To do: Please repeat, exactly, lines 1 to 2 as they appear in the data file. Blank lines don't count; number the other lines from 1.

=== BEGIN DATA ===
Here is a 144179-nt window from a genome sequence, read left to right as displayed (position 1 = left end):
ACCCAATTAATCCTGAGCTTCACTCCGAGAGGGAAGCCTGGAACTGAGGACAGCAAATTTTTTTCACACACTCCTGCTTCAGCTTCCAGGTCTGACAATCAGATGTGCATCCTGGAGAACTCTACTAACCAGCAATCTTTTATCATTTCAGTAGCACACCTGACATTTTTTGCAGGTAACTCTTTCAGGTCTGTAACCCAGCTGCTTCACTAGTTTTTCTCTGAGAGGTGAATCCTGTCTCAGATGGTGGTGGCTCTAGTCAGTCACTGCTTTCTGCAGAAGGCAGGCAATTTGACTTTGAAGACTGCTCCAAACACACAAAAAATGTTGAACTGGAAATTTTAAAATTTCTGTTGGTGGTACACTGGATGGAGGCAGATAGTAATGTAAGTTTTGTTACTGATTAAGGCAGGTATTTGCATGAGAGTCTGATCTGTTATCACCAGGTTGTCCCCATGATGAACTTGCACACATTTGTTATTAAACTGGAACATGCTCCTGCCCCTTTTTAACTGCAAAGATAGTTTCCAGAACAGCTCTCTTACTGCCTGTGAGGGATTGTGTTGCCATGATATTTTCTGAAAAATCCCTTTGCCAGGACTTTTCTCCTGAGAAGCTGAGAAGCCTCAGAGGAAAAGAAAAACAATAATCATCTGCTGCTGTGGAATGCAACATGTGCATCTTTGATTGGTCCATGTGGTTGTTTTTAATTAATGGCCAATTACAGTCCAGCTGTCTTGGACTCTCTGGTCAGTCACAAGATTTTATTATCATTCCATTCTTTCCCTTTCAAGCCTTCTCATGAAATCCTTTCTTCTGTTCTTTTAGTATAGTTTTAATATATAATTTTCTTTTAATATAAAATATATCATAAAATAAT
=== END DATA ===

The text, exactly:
Here is a 144179-nt window from a genome sequence, read left to right as displayed (position 1 = left end):
ACCCAATTAATCCTGAGCTTCACTCCGAGAGGGAAGCCTGGAACTGAGGACAGCAAATTTTTTTCACACACTCCTGCTTCAGCTTCCAGGTCTGACAATCAGATGTGCATCCTGGAGAACTCTACTAACCAGCAATCTTTTATCATTTCAGTAGCACACCTGACATTTTTTGCAGGTAACTCTTTCAGGTCTGTAACCCAGCTGCTTCACTAGTTTTTCTCTGAGAGGTGAATCCTGTCTCAGATGGTGGTGGCTCTAGTCAGTCACTGCTTTCTGCAGAAGGCAGGCAATTTGACTTTGAAGACTGCTCCAAACACACAAAAAATGTTGAACTGGAAATTTTAAAATTTCTGTTGGTGGTACACTGGATGGAGGCAGATAGTAATGTAAGTTTTGTTACTGATTAAGGCAGGTATTTGCATGAGAGTCTGATCTGTTATCACCAGGTTGTCCCCATGATGAACTTGCACACATTTGTTATTAAACTGGAACATGCTCCTGCCCCTTTTTAACTGCAAAGATAGTTTCCAGAACAGCTCTCTTACTGCCTGTGAGGGATTGTGTTGCCATGATATTTTCTGAAAAATCCCTTTGCCAGGACTTTTCTCCTGAGAAGCTGAGAAGCCTCAGAGGAAAAGAAAAACAATAATCATCTGCTGCTGTGGAATGCAACATGTGCATCTTTGATTGGTCCATGTGGTTGTTTTTAATTAATGGCCAATTACAGTCCAGCTGTCTTGGACTCTCTGGTCAGTCACAAGATTTTATTATCATTCCATTCTTTCCCTTTCAAGCCTTCTCATGAAATCCTTTCTTCTGTTCTTTTAGTATAGTTTTAATATATAATTTTCTTTTAATATAAAATATATCATAAAATAAT